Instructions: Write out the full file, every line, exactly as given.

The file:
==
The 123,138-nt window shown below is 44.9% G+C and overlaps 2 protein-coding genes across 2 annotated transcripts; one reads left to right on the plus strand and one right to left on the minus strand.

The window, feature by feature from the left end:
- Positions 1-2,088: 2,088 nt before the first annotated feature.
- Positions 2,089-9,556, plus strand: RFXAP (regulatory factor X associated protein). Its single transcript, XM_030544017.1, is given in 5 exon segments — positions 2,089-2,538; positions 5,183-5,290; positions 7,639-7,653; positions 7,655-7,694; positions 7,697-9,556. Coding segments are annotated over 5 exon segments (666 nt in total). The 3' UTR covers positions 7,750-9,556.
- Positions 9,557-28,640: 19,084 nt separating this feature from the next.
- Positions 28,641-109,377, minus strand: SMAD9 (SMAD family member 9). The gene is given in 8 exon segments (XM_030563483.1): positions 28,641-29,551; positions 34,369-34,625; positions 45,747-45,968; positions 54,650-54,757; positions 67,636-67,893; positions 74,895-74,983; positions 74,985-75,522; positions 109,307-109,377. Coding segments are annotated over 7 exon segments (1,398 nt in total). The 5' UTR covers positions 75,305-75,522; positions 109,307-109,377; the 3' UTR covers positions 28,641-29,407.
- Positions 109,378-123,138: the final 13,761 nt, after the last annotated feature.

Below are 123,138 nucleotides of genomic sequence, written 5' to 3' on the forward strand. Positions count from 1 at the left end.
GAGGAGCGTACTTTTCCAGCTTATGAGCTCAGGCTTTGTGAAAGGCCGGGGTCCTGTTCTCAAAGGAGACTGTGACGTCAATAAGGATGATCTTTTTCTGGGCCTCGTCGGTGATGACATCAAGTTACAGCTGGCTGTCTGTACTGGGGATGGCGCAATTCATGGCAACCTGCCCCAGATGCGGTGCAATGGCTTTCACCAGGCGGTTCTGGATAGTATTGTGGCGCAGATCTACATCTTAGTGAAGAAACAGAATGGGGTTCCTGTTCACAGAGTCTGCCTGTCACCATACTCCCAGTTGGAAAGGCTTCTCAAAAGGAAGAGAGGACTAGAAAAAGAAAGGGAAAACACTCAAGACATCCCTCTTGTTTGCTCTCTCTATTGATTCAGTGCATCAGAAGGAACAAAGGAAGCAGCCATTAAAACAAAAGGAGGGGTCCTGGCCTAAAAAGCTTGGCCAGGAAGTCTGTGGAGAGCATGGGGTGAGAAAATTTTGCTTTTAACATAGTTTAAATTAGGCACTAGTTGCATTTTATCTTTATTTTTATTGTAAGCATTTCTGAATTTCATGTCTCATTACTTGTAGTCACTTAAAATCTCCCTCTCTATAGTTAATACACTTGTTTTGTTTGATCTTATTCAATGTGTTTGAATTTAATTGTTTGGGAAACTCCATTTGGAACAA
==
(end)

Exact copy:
The 123,138-nt window shown below is 44.9% G+C and overlaps 2 protein-coding genes across 2 annotated transcripts; one reads left to right on the plus strand and one right to left on the minus strand.

The window, feature by feature from the left end:
- Positions 1-2,088: 2,088 nt before the first annotated feature.
- Positions 2,089-9,556, plus strand: RFXAP (regulatory factor X associated protein). Its single transcript, XM_030544017.1, is given in 5 exon segments — positions 2,089-2,538; positions 5,183-5,290; positions 7,639-7,653; positions 7,655-7,694; positions 7,697-9,556. Coding segments are annotated over 5 exon segments (666 nt in total). The 3' UTR covers positions 7,750-9,556.
- Positions 9,557-28,640: 19,084 nt separating this feature from the next.
- Positions 28,641-109,377, minus strand: SMAD9 (SMAD family member 9). The gene is given in 8 exon segments (XM_030563483.1): positions 28,641-29,551; positions 34,369-34,625; positions 45,747-45,968; positions 54,650-54,757; positions 67,636-67,893; positions 74,895-74,983; positions 74,985-75,522; positions 109,307-109,377. Coding segments are annotated over 7 exon segments (1,398 nt in total). The 5' UTR covers positions 75,305-75,522; positions 109,307-109,377; the 3' UTR covers positions 28,641-29,407.
- Positions 109,378-123,138: the final 13,761 nt, after the last annotated feature.

Below are 123,138 nucleotides of genomic sequence, written 5' to 3' on the forward strand. Positions count from 1 at the left end.
GAGGAGCGTACTTTTCCAGCTTATGAGCTCAGGCTTTGTGAAAGGCCGGGGTCCTGTTCTCAAAGGAGACTGTGACGTCAATAAGGATGATCTTTTTCTGGGCCTCGTCGGTGATGACATCAAGTTACAGCTGGCTGTCTGTACTGGGGATGGCGCAATTCATGGCAACCTGCCCCAGATGCGGTGCAATGGCTTTCACCAGGCGGTTCTGGATAGTATTGTGGCGCAGATCTACATCTTAGTGAAGAAACAGAATGGGGTTCCTGTTCACAGAGTCTGCCTGTCACCATACTCCCAGTTGGAAAGGCTTCTCAAAAGGAAGAGAGGACTAGAAAAAGAAAGGGAAAACACTCAAGACATCCCTCTTGTTTGCTCTCTCTATTGATTCAGTGCATCAGAAGGAACAAAGGAAGCAGCCATTAAAACAAAAGGAGGGGTCCTGGCCTAAAAAGCTTGGCCAGGAAGTCTGTGGAGAGCATGGGGTGAGAAAATTTTGCTTTTAACATAGTTTAAATTAGGCACTAGTTGCATTTTATCTTTATTTTTATTGTAAGCATTTCTGAATTTCATGTCTCATTACTTGTAGTCACTTAAAATCTCCCTCTCTATAGTTAATACACTTGTTTTGTTTGATCTTATTCAATGTGTTTGAATTTAATTGTTTGGGAAACTCCATTTGGAACAA